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43

Your method should do what it says it does. This prevents bugs, both from use and from maintainers changing behavior later. It saves time because maintainers don't need to spend as much time figuring out what is going on. That said, if the defined logic isn't user friendly, it should perhaps be improved.


19

There are a few points: Your implementation must do what the documented contract states, and should do nothing more. Simplicity is important, for both contract and implementation, though more for the former. Trying to correct for erroneous input adds complexity, counter-intuitively not only to contract and implementation but also to use. Errors should only ...


13

A method's behavior should be clear cut, intuitive, predictable, and simple. By trying to be more "forgiving," you are introducing a lot more edge cases than is generally worth it. Preprocessing the string to make its format valid is something that another portion of the program should be doing. Here, you just need to validate the requirements of the method ...


11

You shouldn't. Design patterns are named, recurring solutions to recurring problems that involve complex workflows, typically involving many classes with systematic relationships to each other. What you have here is a simple task that calls for a loop or two and a simple list data structure. Ask again when you have to write a complex system with dozens of ...


6

BigInteger and BigDecimal are immutable objects. Once instantiated, if you want to do something with it, you create a new object. This isn't a problem per say, and actually avoids many other problems (especially when threading), and numbers tend to be things that are constants - you don't change them. It is very common for code that is working with ...


5

If you only change the interface as outlined here, then yes you are breaking the code. Because every implementation of the interface must now return a String, and before the change none of them does. Assuming you make each implementor actually return a String, then no, this cannot break the code because no caller of any of these methods is using the return ...


4

As others have said, making the string matching "forgiving" means introducing additional complexity. That means more work in implementing the matching. You now have many more test cases, for example. You have to do additional work to ensure there are no semantically-equal names in the namespace. More complexity also means there is more to go wrong in the ...


4

Possibly. "Classic" existing consumers do not expect a value to be returned, thus would simply ignore the string being returned. By "classic", I mean something like this: public void DoSomething(Contract contract) { contract.update(); contract.delete(); } Now, there's a possibility that there is some functionality in Java that expects a method ...


3

The short answer is that Java web developers, as a whole, seem to be happy with the tools/frameworks they currently have, and do not prefer the Rails way of working enough to make such an effort worthwhile. Feel free to start a project if you think it would help. The Java platform has many frameworks for doing web development, some provided by Sun/Oracle, ...


3

According to Wikipedia: [The carriage return] commands [...] to move the position of the cursor to the first position on the same line. You are in right to expect the behaviour you describe. However, relying on a control character implies relying on your system rather than on your code. It will mostly depend on how your display system will interpret ...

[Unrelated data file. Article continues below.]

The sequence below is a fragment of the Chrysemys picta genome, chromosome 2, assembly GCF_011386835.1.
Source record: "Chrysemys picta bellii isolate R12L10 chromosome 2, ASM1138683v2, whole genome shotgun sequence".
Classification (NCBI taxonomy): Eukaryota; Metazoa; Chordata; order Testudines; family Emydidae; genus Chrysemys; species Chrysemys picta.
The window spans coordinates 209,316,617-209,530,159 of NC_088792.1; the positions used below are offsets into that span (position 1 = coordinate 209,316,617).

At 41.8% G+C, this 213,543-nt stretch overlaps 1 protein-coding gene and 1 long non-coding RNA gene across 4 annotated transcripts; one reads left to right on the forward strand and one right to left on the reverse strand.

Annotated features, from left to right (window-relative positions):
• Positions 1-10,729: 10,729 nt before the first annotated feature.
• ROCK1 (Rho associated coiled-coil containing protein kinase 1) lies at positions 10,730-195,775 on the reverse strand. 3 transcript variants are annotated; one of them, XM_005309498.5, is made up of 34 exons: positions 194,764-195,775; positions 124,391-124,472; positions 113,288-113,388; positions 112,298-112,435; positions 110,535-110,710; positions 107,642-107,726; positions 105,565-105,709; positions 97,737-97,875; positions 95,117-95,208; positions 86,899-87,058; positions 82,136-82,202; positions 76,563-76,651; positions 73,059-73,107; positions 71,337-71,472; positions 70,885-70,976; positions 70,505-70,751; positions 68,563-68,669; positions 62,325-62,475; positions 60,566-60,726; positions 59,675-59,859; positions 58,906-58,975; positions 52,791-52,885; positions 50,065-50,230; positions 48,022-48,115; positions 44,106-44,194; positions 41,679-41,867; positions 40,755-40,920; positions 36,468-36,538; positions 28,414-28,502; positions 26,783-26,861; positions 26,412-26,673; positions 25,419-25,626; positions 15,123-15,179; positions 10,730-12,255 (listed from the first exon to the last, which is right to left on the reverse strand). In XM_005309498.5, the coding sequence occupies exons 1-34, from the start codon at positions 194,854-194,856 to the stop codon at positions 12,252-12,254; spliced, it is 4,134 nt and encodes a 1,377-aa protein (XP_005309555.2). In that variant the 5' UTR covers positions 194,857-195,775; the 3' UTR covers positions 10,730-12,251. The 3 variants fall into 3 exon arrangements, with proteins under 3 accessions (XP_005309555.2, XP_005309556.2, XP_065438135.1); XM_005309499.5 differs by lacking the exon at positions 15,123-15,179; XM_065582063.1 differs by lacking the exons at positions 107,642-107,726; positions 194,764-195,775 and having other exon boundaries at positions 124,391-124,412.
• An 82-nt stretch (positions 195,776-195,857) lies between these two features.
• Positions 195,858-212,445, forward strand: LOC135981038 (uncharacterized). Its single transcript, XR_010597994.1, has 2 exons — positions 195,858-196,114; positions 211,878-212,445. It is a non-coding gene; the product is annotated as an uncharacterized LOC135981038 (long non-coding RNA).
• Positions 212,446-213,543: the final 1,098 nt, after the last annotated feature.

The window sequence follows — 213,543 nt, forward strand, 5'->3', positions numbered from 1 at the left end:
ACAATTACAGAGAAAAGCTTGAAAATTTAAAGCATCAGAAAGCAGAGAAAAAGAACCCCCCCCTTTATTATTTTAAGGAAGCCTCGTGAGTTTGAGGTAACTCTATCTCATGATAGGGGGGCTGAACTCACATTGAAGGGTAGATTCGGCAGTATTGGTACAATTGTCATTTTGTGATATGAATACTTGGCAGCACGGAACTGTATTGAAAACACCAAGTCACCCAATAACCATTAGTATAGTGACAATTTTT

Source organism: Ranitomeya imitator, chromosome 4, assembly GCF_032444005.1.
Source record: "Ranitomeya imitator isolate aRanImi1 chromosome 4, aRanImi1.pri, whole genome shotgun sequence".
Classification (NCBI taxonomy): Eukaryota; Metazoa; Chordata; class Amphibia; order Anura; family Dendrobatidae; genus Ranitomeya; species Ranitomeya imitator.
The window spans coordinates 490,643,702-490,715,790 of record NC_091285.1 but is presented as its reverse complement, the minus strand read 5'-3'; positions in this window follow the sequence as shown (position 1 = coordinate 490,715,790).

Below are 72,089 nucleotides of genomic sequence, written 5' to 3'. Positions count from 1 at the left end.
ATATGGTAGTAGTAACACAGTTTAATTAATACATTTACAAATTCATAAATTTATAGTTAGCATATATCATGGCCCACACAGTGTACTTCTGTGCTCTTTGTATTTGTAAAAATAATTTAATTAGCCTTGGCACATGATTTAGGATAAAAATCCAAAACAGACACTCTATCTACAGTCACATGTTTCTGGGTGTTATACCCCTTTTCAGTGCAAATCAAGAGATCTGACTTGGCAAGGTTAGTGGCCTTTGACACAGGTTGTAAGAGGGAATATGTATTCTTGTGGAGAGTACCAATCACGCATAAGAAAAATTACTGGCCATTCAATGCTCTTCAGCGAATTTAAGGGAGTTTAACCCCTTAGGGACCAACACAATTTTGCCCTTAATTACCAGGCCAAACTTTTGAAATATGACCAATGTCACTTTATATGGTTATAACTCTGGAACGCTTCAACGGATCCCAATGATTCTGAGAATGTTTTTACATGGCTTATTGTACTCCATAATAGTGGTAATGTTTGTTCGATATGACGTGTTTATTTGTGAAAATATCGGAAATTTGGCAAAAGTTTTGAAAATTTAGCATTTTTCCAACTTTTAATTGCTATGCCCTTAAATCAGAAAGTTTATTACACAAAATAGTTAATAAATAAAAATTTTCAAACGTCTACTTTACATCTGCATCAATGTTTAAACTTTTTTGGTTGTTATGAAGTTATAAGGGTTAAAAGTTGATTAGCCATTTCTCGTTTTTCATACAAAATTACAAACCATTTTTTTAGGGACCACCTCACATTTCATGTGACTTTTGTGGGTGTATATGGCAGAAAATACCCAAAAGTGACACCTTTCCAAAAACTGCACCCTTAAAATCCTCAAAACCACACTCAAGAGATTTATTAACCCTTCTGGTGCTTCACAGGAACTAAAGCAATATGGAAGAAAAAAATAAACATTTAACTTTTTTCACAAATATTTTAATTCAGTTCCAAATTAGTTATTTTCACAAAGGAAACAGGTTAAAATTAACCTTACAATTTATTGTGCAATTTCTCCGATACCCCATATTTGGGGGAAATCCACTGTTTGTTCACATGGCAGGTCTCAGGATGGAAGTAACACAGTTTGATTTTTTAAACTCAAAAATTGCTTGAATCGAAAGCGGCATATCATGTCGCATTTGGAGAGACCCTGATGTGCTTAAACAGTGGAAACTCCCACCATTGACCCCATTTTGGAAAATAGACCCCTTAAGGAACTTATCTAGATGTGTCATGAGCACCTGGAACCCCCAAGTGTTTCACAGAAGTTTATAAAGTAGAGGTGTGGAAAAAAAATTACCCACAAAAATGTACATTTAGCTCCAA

3

You mention some of the context from which this question comes. Given that, I would have the method do just one thing, it asserts the requirements on the string, let it execute based on that - I wouldn't try to transform it here. Keep it simple and keep it clear; document it, and endeavour to keep the documentation and code in sync with each other. If you ...


2

Found this on Stack Overflow: What's the difference between an “engine” and a “runtime”? tl;dr from the accepted answer: Engine usually refers to a higher level software component. We almost think of the JRE as the processor. Instead of a physical CPU running machine code, we have a virtual CPU running bytecode. Again using the database example: A ...


2

Please don't follow the advice in that article. The author is correct to advocate immutable objects. But to get the advantages of immutable objects, the object should be transitively immutable. That is, it should only keep references to other transitively immutable objects. It shouldn't be referencing data providers, and it certainly shouldn't be keeping ...


2

When should I instantiate a variable rather than grabbing it through a method? When the value returned in the method has meaning or will be use past the name of the method, then get the value and assign it to variable with the appropriate name. If metadata.getColumnCount() is constant during the loop, then you can get it and cache it in a local before ...


1

You pretty much nailed it with your comment Maybe I should not be thinking about this question now because the tutorial hasn't brought it up It looks like you're on or near lesson 5, What is an Interface. I think your answer may be found on or near lesson 67, Interfaces. (I'm looking at the Table of Contents & just counting each line) Quoting ...


1

This is easy. Walk down the tree (quad tree or R-Tree, etc) until you find the lowest node that contains the “search point”. Then look at the parent of that node, and check all points that is contained within the parent (including sub notes) If you have not found enough points, then move on to the parent’s parent etc. Remember That the nearest point ...



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